Perfect Meringues and Eton Mess
Eton Mess is a really classic British dessert, which with the traditional combination of softly whipped cream, fragments of crisp and light meringue and soft fruit at it’s absolute peak, giving a wonderfully summery feel. I’ve included a really simple recipe for meringues which are pretty much guaranteed to give you a wonderful light and crisp result, and will hopefully convert you from ever buying powdery and dry ready made meringues.
3 large fresh egg whites
A pinch of salt
175g or 6 oz caster sugar
Pre-heat the oven to 130°C (fan oven)/ 140°C/ 275 Fahrenheit/ gas mark 1 and line two large baking sheets with silicone paper or baking parchment
These meringues are supposed to be light and crisp all the way through, instead of being crisp on the outside, with a chewy marshmallow centre. If you want more of a chewy pavlova feel, then add a dessert spoon of cornflour and a dash of white wine vinegar to the meringue mixture.
There’s no need to worry about whisking egg whites. As long as you ensure that no egg yolk gets into the whites, and that the bowl you’re whisking them in is completely clean by whipping it over with half a lemon. I separate my whites by carefully breaking the egg in half and then tipping the yolk between the two halves of the egg shell, over an empty clean bowl. Separating the whites individually into a small bowl before tipping them into your large mixing bowl means that even if you get a little yolk in the white, it only contaminates one egg yolk, rather than all three yolks. Place the three egg whites into your large clean bowl, and add a pinch of salt, which helps to stabilise the whites while you whisk them to soft peaks. You want the whites to be stable enough to not slide when you tip the bowl but don’t be tempted to over whisk at this stage as the whites might collapse.
Once the whites are at this point, you can start adding your caster sugar, a tablespoon at a time, whisking after each addition until all the sugar is incorporated. To give a really smooth meringue, you want to keep whisking until the sugar dissolves. To check this, simply stop whisking and rub the mixture between your fingers, and if the sugar has dissolved, the mixture will feel completely smooth and the sugar granules will have disappeared. You also want the whites to be so stiff that you can hold the mixing bowl above your head, without covering yourself in meringue.
To shape the meringues, you can either pipe the mixture into smooth blobs or dollop the mixture onto the baking sheet using two dessertspoons to shape them. I go for piping the mixture, using a piping bag fitted with a plain nozzle. As always, I use my usual method of placing the piping bag into a vase, and then scraping the mixture against the side of the bag to make filling the piping bag that bit easier. Once you have dolloped or piped the meringue onto the baking tray, smooth out any points using a damp finger. Smoothing these points gives you a more perfect meringue as it prevents these points from burning.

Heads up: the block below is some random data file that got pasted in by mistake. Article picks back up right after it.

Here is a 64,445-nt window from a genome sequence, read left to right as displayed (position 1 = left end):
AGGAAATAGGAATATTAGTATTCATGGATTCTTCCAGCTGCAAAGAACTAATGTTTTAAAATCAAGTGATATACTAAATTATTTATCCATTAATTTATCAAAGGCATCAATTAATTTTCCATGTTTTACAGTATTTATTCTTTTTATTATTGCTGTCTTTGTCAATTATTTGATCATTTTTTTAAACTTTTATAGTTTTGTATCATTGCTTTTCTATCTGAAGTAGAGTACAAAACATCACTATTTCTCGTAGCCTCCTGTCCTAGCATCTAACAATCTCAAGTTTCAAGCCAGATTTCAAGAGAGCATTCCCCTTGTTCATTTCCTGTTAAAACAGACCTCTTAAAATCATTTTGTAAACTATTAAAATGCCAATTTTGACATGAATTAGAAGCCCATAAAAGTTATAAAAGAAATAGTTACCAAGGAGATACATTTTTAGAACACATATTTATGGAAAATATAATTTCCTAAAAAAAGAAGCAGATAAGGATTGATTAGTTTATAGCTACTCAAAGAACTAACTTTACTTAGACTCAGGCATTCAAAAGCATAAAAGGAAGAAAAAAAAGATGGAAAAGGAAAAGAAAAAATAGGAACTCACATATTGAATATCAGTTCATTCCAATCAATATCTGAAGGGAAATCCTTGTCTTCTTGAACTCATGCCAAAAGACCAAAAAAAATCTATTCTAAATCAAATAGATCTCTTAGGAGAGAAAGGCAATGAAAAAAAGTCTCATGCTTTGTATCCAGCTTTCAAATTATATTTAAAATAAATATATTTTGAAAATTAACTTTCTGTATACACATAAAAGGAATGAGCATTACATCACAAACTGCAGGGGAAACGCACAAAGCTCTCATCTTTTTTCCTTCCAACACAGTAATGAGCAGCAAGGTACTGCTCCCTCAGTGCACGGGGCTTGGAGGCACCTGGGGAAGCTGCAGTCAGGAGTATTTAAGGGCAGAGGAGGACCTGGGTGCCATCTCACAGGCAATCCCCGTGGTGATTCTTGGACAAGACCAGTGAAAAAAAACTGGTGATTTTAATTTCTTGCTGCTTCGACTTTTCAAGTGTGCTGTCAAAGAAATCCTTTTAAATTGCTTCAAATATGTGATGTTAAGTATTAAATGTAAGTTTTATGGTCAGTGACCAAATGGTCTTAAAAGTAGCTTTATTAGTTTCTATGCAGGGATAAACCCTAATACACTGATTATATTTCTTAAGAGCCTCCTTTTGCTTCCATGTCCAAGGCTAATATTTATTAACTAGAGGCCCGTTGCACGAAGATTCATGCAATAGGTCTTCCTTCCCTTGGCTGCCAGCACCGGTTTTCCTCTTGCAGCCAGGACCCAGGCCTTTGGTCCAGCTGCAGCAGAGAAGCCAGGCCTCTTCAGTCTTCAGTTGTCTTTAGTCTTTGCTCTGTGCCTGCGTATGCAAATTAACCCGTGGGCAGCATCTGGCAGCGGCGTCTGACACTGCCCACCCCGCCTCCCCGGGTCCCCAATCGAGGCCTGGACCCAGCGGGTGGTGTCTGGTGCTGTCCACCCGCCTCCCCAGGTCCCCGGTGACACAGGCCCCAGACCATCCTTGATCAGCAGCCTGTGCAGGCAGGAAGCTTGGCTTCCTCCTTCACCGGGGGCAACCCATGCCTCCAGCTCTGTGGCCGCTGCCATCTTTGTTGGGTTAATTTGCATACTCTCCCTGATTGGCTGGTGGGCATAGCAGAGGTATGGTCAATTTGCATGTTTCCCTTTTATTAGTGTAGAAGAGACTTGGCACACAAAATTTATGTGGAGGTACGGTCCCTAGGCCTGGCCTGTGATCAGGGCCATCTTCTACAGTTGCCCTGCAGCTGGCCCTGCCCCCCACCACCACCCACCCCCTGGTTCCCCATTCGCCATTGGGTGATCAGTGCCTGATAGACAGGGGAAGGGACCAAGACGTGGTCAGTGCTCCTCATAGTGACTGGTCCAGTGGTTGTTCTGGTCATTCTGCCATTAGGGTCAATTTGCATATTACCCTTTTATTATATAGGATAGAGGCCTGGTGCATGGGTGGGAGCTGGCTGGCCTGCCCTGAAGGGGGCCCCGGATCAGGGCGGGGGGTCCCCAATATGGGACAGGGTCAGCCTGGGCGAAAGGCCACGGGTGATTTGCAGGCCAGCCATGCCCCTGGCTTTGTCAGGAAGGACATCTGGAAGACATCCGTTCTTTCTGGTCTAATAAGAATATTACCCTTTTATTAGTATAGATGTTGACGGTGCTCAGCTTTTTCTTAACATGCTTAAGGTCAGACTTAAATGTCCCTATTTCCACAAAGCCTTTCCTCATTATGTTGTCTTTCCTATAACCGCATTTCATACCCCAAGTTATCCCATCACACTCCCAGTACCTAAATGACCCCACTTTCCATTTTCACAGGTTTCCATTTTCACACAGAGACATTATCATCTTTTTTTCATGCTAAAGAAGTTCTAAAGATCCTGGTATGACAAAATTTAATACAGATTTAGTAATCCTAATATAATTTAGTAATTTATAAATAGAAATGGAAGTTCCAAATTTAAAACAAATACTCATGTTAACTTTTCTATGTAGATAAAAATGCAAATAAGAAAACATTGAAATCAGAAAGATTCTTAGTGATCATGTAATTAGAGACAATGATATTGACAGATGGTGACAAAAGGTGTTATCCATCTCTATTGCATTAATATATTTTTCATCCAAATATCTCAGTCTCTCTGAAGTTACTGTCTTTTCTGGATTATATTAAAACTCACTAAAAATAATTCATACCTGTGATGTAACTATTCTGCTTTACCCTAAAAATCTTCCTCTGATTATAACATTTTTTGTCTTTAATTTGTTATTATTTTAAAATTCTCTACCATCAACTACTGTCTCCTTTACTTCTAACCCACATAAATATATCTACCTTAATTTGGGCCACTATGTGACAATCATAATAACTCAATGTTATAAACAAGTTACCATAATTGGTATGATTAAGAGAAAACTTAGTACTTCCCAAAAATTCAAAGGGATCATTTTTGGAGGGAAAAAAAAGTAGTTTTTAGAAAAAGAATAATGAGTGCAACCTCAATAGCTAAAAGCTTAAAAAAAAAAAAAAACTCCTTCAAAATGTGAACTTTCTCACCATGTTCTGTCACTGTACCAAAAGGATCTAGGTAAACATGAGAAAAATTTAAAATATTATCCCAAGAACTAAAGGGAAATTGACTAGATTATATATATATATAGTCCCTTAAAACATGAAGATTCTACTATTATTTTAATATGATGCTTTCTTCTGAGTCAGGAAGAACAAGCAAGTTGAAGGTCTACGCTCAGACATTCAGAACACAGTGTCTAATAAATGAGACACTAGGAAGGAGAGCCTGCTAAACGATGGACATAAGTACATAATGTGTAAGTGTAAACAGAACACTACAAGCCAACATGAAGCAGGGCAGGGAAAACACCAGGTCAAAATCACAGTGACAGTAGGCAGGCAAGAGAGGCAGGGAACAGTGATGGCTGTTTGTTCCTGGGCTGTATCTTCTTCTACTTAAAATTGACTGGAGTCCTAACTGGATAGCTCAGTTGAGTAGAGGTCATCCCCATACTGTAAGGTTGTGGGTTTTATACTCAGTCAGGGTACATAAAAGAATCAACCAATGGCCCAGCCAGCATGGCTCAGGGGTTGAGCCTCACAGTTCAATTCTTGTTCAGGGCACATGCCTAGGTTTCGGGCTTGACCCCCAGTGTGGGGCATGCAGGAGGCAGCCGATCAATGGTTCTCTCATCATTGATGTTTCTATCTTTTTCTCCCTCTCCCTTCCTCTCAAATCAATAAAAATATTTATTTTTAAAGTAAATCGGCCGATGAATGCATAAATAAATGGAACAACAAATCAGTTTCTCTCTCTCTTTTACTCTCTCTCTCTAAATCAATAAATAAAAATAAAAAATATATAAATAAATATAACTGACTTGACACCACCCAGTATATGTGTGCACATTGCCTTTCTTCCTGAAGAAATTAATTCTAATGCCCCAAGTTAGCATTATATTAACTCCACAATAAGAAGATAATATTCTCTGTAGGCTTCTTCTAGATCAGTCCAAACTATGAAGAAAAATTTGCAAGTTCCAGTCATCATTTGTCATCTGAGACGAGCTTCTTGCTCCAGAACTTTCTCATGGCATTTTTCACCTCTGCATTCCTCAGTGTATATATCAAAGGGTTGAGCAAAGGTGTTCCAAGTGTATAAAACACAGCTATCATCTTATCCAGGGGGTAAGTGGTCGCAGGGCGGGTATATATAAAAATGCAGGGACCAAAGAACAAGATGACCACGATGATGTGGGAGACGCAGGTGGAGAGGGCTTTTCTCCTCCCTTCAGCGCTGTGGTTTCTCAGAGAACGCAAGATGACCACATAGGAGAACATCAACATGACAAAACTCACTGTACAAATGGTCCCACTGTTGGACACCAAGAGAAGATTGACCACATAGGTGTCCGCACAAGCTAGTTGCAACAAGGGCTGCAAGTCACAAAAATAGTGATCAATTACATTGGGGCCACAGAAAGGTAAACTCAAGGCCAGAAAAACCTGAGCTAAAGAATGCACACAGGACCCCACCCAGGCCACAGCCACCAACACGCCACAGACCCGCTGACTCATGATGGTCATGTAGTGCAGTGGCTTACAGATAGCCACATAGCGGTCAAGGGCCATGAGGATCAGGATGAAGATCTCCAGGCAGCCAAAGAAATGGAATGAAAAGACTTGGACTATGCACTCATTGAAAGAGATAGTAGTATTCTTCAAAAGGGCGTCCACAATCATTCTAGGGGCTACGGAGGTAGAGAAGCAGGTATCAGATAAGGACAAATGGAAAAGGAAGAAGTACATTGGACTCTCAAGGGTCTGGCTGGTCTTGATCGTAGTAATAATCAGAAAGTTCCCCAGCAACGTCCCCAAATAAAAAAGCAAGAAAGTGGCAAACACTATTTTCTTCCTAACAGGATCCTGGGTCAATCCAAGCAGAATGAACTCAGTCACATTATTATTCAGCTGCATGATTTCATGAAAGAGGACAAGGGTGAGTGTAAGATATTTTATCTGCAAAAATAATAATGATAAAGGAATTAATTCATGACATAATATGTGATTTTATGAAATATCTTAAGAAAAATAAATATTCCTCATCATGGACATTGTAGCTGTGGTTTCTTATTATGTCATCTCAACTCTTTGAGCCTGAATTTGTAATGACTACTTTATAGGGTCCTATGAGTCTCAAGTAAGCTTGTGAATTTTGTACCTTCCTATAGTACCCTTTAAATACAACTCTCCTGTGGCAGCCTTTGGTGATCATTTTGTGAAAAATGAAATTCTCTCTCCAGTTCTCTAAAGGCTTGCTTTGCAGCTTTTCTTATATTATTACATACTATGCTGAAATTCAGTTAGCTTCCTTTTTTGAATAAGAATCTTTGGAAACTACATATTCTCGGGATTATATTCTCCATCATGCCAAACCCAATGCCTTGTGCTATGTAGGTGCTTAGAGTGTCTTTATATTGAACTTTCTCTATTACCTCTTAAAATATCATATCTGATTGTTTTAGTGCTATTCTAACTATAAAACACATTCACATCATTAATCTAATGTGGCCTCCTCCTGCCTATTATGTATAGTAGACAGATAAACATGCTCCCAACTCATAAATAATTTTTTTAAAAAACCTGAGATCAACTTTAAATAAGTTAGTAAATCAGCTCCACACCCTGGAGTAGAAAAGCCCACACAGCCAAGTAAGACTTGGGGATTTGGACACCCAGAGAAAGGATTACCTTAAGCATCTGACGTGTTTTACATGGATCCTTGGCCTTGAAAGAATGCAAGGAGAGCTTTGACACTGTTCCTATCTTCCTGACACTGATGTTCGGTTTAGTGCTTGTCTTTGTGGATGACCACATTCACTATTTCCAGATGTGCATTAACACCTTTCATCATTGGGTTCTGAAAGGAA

Once you are happy with you meringues, place the baking trays into the pre-heated oven and turn the oven off immediately and leave the meringues to dry out overnight, to give a really light and crisp, perfectly white meringues. If you want you meringues to have a little colour, place the baking trays into the oven, allow them to cook for forty minutes, and then turn the oven off, and again leave the meringues there to dry out for as long as possible
You can serve you meringue sandwiched together with whipped cream or make the classic British dessert of Eton Mess.
275ml or half a pint of whipping cream
5ml vanilla extract
300g soft fruit, traditionally strawberries but I used raspberries
Eton mess is very much a thrown together dessert, and as the name suggests, it should an organic mixture of softly whipped cream, sweet crumbled meringues and fresh fruit. With that in mind, the quantities are very much a guide and you should feel free to swap in any combinations of fruit you like. You could opt for mango and passion fruit, ripe slices of peach with a few basil leaves or strawberries macerated in a little caster sugar and top quality balsamic vinegar.
I used raspberries in my Eton mess this time around simply because they looked so lovely. I went for the pure taste of the fresh raspberries but if you like, you could always add a handful of toasted desiccated coconut or even some torn mint leaves. For tips on how to toast coconut, take a look at my post on coconut and ginger flapjacks
Whisk the cream and vanilla until it reaches soft peaks. If you want a slightly sour taste, you could substitute some of the cream with crème fraiche. Once you’re happy with the consistency of the whipped cream, crumble in ten of the meringues, together with most of the fruit. Mix together, trying not to over mix so that everything is gently rippled together
Serve the Eton mess, topped with a little more crumbled meringue and a little more of the fruit. Enjoy and imagine that you are at the height of British summertime, on the one day when the sky is brilliantly blue